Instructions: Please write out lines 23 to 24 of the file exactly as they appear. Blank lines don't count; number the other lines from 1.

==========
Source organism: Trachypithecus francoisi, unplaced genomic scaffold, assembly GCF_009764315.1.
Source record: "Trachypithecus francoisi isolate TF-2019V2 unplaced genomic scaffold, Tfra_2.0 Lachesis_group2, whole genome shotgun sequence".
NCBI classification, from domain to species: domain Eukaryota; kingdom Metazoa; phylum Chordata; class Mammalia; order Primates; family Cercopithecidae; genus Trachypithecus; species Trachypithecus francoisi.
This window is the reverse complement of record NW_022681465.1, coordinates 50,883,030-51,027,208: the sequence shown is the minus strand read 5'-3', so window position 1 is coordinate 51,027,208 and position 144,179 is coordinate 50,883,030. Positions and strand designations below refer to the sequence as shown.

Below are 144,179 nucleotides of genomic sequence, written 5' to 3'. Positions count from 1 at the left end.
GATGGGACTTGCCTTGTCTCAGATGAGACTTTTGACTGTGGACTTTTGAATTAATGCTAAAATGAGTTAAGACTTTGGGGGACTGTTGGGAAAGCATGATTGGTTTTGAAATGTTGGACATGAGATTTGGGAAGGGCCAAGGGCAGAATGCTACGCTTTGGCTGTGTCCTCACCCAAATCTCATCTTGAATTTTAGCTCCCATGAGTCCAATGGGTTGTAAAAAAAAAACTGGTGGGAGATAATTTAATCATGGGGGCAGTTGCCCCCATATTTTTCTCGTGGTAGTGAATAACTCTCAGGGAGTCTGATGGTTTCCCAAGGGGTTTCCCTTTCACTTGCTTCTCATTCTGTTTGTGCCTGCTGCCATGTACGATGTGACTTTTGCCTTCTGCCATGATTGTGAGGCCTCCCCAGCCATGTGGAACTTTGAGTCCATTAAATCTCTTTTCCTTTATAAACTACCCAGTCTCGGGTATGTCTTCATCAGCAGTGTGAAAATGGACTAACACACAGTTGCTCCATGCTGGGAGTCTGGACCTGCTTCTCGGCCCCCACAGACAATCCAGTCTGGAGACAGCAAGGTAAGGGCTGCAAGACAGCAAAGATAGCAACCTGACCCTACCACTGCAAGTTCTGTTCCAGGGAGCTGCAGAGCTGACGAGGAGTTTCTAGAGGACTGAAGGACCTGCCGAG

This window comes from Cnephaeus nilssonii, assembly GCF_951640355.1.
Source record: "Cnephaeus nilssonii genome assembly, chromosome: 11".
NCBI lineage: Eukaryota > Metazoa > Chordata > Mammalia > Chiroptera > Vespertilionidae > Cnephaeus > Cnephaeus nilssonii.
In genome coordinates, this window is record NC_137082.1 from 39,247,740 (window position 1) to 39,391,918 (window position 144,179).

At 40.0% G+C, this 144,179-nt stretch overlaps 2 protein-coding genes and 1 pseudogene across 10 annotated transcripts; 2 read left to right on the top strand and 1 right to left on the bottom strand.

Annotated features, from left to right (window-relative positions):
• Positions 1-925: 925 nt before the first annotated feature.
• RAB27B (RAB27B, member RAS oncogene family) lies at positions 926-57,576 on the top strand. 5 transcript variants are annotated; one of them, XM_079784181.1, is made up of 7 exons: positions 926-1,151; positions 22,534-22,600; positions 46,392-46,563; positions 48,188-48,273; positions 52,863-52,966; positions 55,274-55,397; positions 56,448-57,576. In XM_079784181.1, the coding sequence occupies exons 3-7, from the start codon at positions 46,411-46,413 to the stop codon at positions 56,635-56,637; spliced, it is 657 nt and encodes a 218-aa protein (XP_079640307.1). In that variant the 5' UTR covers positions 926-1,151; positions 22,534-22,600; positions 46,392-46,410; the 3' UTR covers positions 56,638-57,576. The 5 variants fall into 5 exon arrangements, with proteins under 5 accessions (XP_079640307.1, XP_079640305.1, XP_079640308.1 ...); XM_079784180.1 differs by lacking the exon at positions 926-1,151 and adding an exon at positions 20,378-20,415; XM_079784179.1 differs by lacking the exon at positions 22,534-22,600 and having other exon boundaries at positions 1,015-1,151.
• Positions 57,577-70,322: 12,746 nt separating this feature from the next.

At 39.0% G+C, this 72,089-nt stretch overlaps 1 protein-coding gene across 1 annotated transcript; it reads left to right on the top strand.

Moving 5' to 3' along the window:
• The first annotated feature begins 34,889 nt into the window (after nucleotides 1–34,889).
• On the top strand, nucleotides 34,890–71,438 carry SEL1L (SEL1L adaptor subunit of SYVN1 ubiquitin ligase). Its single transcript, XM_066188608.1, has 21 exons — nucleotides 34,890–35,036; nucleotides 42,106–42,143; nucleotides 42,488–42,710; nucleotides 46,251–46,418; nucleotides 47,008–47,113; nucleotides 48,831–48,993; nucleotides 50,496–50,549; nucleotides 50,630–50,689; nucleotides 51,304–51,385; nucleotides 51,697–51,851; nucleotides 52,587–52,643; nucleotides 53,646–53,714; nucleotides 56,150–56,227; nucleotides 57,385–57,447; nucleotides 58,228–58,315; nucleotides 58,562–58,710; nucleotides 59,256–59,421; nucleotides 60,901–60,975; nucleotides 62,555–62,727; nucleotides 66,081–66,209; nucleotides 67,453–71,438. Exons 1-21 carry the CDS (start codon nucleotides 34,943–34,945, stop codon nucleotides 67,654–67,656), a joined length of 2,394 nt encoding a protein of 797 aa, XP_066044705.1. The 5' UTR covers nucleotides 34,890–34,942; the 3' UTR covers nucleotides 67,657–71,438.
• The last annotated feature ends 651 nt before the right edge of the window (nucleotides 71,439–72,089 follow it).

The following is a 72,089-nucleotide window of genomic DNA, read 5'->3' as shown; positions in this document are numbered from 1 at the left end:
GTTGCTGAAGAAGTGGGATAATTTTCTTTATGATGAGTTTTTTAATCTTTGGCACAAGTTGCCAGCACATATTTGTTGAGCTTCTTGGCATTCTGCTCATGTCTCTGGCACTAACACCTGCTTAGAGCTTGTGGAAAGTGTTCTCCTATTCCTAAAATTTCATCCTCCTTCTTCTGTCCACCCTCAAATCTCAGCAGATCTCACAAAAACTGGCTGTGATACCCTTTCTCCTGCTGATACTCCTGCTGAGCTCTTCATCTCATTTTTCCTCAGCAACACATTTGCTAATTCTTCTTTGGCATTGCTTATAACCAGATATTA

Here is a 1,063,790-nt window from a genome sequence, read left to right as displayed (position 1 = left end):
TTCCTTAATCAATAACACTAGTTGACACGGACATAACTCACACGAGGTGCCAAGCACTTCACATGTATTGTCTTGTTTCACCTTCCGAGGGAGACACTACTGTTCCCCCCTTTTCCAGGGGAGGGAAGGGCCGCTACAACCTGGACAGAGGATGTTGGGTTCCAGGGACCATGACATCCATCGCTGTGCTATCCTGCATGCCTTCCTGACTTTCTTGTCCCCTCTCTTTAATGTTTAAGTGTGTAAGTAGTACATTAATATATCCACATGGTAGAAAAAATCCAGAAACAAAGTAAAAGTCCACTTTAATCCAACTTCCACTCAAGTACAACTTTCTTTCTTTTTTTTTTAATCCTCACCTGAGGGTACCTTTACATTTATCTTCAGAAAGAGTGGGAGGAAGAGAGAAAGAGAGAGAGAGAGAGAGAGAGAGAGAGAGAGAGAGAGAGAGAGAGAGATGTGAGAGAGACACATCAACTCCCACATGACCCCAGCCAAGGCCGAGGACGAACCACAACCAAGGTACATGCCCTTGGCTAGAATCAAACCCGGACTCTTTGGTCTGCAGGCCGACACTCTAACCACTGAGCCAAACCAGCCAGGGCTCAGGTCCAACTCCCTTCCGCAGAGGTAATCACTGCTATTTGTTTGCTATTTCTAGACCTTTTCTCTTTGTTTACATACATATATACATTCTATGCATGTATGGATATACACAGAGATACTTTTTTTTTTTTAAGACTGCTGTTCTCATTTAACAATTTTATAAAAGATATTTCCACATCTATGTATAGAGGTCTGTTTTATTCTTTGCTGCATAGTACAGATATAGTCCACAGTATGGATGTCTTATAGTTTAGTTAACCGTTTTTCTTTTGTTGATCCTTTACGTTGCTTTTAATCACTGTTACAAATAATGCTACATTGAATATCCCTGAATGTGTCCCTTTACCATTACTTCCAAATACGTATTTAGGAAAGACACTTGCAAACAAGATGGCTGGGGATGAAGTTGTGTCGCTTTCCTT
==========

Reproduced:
Here is a 1,063,790-nt window from a genome sequence, read left to right as displayed (position 1 = left end):
TTCCTTAATCAATAACACTAGTTGACACGGACATAACTCACACGAGGTGCCAAGCACTTCACATGTATTGTCTTGTTTCACCTTCCGAGGGAGACACTACTGTTCCCCCCTTTTCCAGGGGAGGGAAGGGCCGCTACAACCTGGACAGAGGATGTTGGGTTCCAGGGACCATGACATCCATCGCTGTGCTATCCTGCATGCCTTCCTGACTTTCTTGTCCCCTCTCTTTAATGTTTAAGTGTGTAAGTAGTACATTAATATATCCACATGGTAGAAAAAATCCAGAAACAAAGTAAAAGTCCACTTTAATCCAACTTCCACTCAAGTACAACTTTCTTTCTTTTTTTTTTAATCCTCACCTGAGGGTACCTTTACATTTATCTTCAGAAAGAGTGGGAGGAAGAGAGAAAGAGAGAGAGAGAGAGAGAGAGAGAGAGAGAGAGAGAGAGAGAGAGAGATGTGAGAGAGACACATCAACTCCCACATGACCCCAGCCAAGGCCGAGGACGAACCACAACCAAGGTACATGCCCTTGGCTAGAATCAAACCCGGACTCTTTGGTCTGCAGGCCGACACTCTAACCACTGAGCCAAACCAGCCAGGGCTCAGGTCCAACTCCCTTCCGCAGAGGTAATCACTGCTATTTGTTTGCTATTTCTAGACCTTTTCTCTTTGTTTACATACATATATACATTCTATGCATGTATGGATATACACAGAGATACTTTTTTTTTTTTAAGACTGCTGTTCTCATTTAACAATTTTATAAAAGATATTTCCACATCTATGTATAGAGGTCTGTTTTATTCTTTGCTGCATAGTACAGATATAGTCCACAGTATGGATGTCTTATAGTTTAGTTAACCGTTTTTCTTTTGTTGATCCTTTACGTTGCTTTTAATCACTGTTACAAATAATGCTACATTGAATATCCCTGAATGTGTCCCTTTACCATTACTTCCAAATACGTATTTAGGAAAGACACTTGCAAACAAGATGGCTGGGGATGAAGTTGTGTCGCTTTCCTT